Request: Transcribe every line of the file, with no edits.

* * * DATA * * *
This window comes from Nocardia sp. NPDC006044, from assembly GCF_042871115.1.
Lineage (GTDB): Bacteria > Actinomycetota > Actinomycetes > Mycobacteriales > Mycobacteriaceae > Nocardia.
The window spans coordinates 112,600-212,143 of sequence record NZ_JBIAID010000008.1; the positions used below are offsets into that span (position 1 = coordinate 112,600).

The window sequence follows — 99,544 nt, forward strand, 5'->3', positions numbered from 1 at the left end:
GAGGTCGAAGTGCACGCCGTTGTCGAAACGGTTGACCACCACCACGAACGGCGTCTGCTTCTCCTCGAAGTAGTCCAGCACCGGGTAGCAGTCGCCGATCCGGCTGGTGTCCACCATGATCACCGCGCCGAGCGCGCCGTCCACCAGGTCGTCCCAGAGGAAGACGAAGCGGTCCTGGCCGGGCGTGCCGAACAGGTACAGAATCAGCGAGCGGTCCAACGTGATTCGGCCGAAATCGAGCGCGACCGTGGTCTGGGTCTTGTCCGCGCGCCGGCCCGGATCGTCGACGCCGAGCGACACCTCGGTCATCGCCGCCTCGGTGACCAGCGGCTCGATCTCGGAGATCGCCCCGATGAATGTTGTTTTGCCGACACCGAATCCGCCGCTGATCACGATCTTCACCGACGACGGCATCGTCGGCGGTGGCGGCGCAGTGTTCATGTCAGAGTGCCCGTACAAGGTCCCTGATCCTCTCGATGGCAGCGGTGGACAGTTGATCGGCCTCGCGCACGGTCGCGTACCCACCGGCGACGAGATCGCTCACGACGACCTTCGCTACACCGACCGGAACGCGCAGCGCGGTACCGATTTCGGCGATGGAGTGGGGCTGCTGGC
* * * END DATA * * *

This window comes from Nocardia sp. NPDC006044, from assembly GCF_042871115.1.
Lineage (GTDB): Bacteria > Actinomycetota > Actinomycetes > Mycobacteriales > Mycobacteriaceae > Nocardia.
The window spans coordinates 112,600-212,143 of sequence record NZ_JBIAID010000008.1; the positions used below are offsets into that span (position 1 = coordinate 112,600).

The window sequence follows — 99,544 nt, forward strand, 5'->3', positions numbered from 1 at the left end:
GAGGTCGAAGTGCACGCCGTTGTCGAAACGGTTGACCACCACCACGAACGGCGTCTGCTTCTCCTCGAAGTAGTCCAGCACCGGGTAGCAGTCGCCGATCCGGCTGGTGTCCACCATGATCACCGCGCCGAGCGCGCCGTCCACCAGGTCGTCCCAGAGGAAGACGAAGCGGTCCTGGCCGGGCGTGCCGAACAGGTACAGAATCAGCGAGCGGTCCAACGTGATTCGGCCGAAATCGAGCGCGACCGTGGTCTGGGTCTTGTCCGCGCGCCGGCCCGGATCGTCGACGCCGAGCGACACCTCGGTCATCGCCGCCTCGGTGACCAGCGGCTCGATCTCGGAGATCGCCCCGATGAATGTTGTTTTGCCGACACCGAATCCGCCGCTGATCACGATCTTCACCGACGACGGCATCGTCGGCGGTGGCGGCGCAGTGTTCATGTCAGAGTGCCCGTACAAGGTCCCTGATCCTCTCGATGGCAGCGGTGGACAGTTGATCGGCCTCGCGCACGGTCGCGTACCCACCGGCGACGAGATCGCTCACGACGACCTTCGCTACACCGACCGGAACGCGCAGCGCGGTACCGATTTCGGCGATGGAGTGGGGCTGCTGGC